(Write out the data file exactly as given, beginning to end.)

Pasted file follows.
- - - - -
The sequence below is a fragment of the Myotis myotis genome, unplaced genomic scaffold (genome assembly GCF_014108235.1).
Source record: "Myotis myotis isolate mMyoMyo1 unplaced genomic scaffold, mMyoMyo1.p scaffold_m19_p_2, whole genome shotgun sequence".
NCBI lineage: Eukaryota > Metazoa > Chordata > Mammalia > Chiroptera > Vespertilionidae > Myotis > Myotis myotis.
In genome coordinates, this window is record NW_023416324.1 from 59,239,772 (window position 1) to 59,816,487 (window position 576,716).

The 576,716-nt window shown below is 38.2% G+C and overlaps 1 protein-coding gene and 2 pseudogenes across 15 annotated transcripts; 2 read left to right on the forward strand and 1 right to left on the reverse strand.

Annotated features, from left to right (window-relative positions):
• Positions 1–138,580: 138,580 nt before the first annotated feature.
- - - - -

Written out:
The sequence below is a fragment of the Myotis myotis genome, unplaced genomic scaffold (genome assembly GCF_014108235.1).
Source record: "Myotis myotis isolate mMyoMyo1 unplaced genomic scaffold, mMyoMyo1.p scaffold_m19_p_2, whole genome shotgun sequence".
NCBI lineage: Eukaryota > Metazoa > Chordata > Mammalia > Chiroptera > Vespertilionidae > Myotis > Myotis myotis.
In genome coordinates, this window is record NW_023416324.1 from 59,239,772 (window position 1) to 59,816,487 (window position 576,716).

The 576,716-nt window shown below is 38.2% G+C and overlaps 1 protein-coding gene and 2 pseudogenes across 15 annotated transcripts; 2 read left to right on the forward strand and 1 right to left on the reverse strand.

Annotated features, from left to right (window-relative positions):
• Positions 1–138,580: 138,580 nt before the first annotated feature.